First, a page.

I love this app! It’s such a relief to come here and see how many girls (and boys!) are dealing with the same issues I’ve dealt with for so long. I used to think I was alone. That there was no way anyone could understand what I went through last year. Some of the boys in my class started calling me “butterface.” At first, I didn’t know what it meant, but it didn’t take long for the humiliation to sink in. Apparently, I have a great body … ButHerFace… I just didn’t realize I had an ugly face. I’m not a perfect beauty queen and I’ve never tried to be anything other than what I am. (I’m certainly not an ogre) The constant jerky remarks about putting a bag over my head had me begging my parents to send me to Defiance Academy next year. But after hanging out here, I’ve decided I will not let them shame me. I’m proud of who I am and I have a lovely face. Thank you No BS!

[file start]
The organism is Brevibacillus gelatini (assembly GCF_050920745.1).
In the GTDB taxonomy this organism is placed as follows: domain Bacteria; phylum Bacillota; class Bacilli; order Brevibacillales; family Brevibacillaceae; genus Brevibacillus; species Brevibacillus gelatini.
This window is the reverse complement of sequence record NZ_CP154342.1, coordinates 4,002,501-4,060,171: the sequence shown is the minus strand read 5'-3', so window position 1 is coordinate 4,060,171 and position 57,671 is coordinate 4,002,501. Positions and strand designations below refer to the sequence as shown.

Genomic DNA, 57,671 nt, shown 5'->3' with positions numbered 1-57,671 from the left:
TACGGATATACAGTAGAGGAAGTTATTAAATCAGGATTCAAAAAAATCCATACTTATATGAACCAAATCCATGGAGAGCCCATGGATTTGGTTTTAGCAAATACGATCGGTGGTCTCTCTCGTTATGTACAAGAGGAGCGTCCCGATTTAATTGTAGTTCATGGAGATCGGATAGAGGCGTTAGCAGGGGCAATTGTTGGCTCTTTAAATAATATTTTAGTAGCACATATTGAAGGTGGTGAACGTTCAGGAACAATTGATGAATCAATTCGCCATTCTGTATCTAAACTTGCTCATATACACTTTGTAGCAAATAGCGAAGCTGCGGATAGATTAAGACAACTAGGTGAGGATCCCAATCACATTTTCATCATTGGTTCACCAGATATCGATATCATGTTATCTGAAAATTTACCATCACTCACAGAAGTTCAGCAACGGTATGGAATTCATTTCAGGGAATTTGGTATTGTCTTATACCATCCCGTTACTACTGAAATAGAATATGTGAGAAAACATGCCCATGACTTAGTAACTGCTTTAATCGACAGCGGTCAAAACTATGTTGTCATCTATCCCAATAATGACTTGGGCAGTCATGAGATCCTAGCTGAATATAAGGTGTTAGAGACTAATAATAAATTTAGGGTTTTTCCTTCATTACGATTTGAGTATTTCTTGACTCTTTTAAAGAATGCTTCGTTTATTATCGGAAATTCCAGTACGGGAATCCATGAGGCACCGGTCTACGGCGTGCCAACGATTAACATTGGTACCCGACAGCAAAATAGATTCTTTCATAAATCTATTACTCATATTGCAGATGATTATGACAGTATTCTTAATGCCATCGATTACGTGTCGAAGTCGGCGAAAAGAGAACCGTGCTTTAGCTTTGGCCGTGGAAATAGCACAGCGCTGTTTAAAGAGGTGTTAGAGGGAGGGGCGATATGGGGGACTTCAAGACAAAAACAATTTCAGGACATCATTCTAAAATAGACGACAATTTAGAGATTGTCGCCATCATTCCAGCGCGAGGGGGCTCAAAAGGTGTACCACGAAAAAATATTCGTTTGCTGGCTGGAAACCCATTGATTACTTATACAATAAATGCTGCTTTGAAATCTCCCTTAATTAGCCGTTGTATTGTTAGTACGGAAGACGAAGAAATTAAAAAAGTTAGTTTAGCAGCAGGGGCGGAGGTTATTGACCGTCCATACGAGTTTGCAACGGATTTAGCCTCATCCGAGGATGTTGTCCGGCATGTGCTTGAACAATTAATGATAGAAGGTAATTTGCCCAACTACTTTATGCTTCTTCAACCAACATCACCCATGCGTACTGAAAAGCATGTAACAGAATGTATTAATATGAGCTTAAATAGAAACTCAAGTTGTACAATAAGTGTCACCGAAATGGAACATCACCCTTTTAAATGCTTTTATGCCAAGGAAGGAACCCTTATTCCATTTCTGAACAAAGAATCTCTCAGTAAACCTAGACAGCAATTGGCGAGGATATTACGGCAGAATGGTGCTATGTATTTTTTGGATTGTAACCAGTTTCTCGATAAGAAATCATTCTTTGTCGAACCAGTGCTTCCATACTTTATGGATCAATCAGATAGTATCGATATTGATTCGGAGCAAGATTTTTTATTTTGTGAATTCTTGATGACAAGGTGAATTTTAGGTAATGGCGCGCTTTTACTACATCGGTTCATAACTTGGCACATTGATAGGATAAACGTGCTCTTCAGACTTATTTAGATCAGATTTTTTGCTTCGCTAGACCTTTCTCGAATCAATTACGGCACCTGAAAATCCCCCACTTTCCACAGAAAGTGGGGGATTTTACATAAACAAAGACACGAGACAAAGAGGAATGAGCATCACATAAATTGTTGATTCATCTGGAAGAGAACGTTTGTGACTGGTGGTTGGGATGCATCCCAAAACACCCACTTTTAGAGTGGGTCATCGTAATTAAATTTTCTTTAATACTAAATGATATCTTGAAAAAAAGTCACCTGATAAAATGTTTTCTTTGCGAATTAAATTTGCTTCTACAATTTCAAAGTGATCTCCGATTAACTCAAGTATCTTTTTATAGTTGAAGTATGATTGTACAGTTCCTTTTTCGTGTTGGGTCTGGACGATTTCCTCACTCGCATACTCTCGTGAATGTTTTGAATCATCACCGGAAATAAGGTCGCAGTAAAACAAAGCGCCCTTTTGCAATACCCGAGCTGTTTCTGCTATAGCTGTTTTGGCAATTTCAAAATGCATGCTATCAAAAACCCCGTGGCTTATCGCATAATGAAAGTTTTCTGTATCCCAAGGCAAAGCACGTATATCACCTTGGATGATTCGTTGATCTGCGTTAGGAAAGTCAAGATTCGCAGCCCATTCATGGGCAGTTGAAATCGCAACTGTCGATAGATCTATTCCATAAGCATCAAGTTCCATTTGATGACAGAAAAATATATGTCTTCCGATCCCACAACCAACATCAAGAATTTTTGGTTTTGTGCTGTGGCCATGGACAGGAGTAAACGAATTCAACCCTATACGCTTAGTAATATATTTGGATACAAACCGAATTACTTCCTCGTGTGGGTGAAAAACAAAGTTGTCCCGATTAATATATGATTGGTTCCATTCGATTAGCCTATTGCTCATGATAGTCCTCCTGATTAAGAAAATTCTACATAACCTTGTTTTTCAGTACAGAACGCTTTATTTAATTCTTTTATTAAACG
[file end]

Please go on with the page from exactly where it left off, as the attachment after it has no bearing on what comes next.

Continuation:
@MyFaceIsMyFace Don’t you let those idiot boys run you away from your school. You hold your head high and show them how amazing you are inside and out.

—@ChocolateIsLife #EndBodyShamingNow

@MyFaceIsMyFace,@ChocolateIsLife is right #TheFutureIsFemale


Peyton’s heart nearly burst at the user’s comment and positive replies. It still astounded her that so many people were using her app. No BS was exactly what so many young adults needed. She just prayed she could keep the cyberbullies away.